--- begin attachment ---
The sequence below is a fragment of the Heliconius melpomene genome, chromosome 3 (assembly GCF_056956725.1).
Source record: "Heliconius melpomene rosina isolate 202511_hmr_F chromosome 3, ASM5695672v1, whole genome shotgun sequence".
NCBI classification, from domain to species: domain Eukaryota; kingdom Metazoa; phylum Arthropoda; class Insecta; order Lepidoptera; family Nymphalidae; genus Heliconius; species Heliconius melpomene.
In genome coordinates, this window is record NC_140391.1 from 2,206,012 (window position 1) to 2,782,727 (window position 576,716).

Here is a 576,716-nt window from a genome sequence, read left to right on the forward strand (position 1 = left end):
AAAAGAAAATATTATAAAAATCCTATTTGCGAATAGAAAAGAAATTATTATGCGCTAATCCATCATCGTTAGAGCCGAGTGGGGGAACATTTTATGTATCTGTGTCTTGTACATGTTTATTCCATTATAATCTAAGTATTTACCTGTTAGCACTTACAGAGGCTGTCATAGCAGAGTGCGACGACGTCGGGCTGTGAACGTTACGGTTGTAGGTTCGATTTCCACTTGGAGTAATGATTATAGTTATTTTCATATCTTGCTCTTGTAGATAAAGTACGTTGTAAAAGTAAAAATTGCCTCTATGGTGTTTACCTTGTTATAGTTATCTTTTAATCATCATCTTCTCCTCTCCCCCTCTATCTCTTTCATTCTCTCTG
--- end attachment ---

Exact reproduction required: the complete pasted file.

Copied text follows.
The sequence below is a fragment of the Heliconius melpomene genome, chromosome 3 (assembly GCF_056956725.1).
Source record: "Heliconius melpomene rosina isolate 202511_hmr_F chromosome 3, ASM5695672v1, whole genome shotgun sequence".
NCBI classification, from domain to species: domain Eukaryota; kingdom Metazoa; phylum Arthropoda; class Insecta; order Lepidoptera; family Nymphalidae; genus Heliconius; species Heliconius melpomene.
In genome coordinates, this window is record NC_140391.1 from 2,206,012 (window position 1) to 2,782,727 (window position 576,716).

Here is a 576,716-nt window from a genome sequence, read left to right on the forward strand (position 1 = left end):
AAAAGAAAATATTATAAAAATCCTATTTGCGAATAGAAAAGAAATTATTATGCGCTAATCCATCATCGTTAGAGCCGAGTGGGGGAACATTTTATGTATCTGTGTCTTGTACATGTTTATTCCATTATAATCTAAGTATTTACCTGTTAGCACTTACAGAGGCTGTCATAGCAGAGTGCGACGACGTCGGGCTGTGAACGTTACGGTTGTAGGTTCGATTTCCACTTGGAGTAATGATTATAGTTATTTTCATATCTTGCTCTTGTAGATAAAGTACGTTGTAAAAGTAAAAATTGCCTCTATGGTGTTTACCTTGTTATAGTTATCTTTTAATCATCATCTTCTCCTCTCCCCCTCTATCTCTTTCATTCTCTCTG